Universal Basic Income Schemes Stoked by Robotics Fears

In the News
February 27, 2017

As fears of automation continue to be stoked worldwide, some pundits have responded with proposals for a universal basic income. But what are the numbers behind UBI schemes, and do they add up?

Parts of the news media and politicians have expressed concerns that robots and artificial intelligence will replace millions of jobs in the coming years. Automation threatens an average of 57 percent of all jobs in Organization for Economic Cooperation and Development (OECD) member countries, according to a report from the University of Oxford.

The OECD’s members include Australia, Canada, Germany, Israel, Japan, South Korea, and the U.S. The university and Citigroup Inc. published the widely cited study in January 2016.

If that’s not enough to jolt you, then look at Africa. The same Oxford report predicted that 85 percent of jobs in Ethiopia and more than 50 percent of jobs in Angola, Mauritius, South Africa, and Nigeria are susceptible to being automated.

How might different nations deal with millions of people put out of work by automation, and what are the social, economic, and geopolitical ramifications? More immediately, how are governments responding with UBI proposals, and how will these affect robotics businesses?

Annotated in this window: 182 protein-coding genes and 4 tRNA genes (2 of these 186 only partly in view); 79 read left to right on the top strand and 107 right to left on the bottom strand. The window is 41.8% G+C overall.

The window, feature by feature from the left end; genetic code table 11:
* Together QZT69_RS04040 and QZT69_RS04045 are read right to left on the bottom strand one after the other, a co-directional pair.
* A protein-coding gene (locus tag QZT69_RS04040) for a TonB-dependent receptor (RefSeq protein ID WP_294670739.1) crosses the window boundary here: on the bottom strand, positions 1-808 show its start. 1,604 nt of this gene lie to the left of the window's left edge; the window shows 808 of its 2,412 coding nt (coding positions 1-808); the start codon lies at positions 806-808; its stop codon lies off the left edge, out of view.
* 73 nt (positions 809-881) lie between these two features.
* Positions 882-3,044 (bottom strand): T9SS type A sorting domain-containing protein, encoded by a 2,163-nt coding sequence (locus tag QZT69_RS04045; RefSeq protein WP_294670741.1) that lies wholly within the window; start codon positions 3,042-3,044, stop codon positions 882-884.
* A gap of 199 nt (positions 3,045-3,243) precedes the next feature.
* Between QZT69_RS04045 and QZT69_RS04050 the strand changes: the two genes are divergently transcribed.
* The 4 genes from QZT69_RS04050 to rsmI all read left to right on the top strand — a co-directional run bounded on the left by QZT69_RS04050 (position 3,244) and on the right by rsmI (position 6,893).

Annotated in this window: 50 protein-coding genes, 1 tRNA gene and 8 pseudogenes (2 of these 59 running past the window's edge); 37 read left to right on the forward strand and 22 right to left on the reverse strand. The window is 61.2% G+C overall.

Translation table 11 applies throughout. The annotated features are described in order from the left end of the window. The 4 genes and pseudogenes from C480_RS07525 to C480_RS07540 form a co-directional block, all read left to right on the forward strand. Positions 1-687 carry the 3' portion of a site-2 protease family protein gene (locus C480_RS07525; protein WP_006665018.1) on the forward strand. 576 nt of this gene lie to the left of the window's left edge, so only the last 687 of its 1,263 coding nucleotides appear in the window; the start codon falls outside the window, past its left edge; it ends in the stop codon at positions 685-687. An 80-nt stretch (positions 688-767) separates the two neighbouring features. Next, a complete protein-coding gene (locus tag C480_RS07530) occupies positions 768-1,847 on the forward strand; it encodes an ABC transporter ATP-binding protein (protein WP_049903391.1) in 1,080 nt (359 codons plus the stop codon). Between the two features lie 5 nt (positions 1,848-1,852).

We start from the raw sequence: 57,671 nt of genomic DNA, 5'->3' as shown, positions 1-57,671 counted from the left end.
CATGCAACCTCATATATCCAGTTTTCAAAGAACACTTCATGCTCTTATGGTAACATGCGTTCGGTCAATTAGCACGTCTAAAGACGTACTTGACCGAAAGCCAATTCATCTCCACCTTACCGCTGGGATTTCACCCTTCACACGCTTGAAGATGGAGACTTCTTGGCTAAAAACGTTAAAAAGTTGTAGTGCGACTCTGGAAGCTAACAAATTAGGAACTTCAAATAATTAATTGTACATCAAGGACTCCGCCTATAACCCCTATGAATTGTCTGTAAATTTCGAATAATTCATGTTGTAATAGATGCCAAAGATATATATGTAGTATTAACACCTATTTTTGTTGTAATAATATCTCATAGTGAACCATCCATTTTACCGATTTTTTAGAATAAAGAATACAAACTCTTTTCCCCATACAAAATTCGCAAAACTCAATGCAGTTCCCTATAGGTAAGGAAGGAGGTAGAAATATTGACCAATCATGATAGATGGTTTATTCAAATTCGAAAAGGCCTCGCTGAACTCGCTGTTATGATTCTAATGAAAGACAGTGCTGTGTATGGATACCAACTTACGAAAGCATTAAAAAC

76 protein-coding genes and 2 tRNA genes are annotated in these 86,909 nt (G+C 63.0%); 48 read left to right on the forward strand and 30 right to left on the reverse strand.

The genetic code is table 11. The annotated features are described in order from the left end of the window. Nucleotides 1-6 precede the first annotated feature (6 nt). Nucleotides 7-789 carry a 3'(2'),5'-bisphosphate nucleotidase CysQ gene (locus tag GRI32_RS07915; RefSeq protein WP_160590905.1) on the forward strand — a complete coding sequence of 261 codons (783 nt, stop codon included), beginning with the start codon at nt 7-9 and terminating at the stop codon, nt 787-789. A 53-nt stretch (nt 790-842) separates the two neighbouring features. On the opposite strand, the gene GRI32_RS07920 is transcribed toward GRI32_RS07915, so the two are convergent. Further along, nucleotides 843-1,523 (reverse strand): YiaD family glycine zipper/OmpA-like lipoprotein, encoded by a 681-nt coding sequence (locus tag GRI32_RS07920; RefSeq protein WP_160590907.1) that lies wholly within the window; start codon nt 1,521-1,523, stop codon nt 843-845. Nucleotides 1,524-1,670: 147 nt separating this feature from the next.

Business Takeaways:

  • All countries, regardless of their socioeconomic status, supposedly face a high risk of automation. For example, 57 percent of jobs in OECD states could be automated.
  • Many governments are considering universal basic income and new tax policies in preparation for increasing adoption of robotics and AI.
  • Geopolitical consequences of automation could include social instability, bans on automation, and the challenge for robotics businesses to prove such assumptions wrong.

Canadians consider UBI an automation safety net

Pick a spot on the map, and you’ll find a universal basic income scheme. In Canada, the province of Ontario plans to issue a basic income to people living below the poverty line in three cities. The province will choose the cities later this spring. One criterion is how much a city has been affected by losses in manufacturing jobs.

Prince Edward Island, a maritime province in eastern Canada, has approved the development of a UBI program.

Meanwhile, in British Columbia, the Green Party has proposed a basic income for at least five years. UBI proponents are also emerging in Alberta and have existed in Quebec for years.

Is robotics forcing Canadian provinces to investigate universal basic income?

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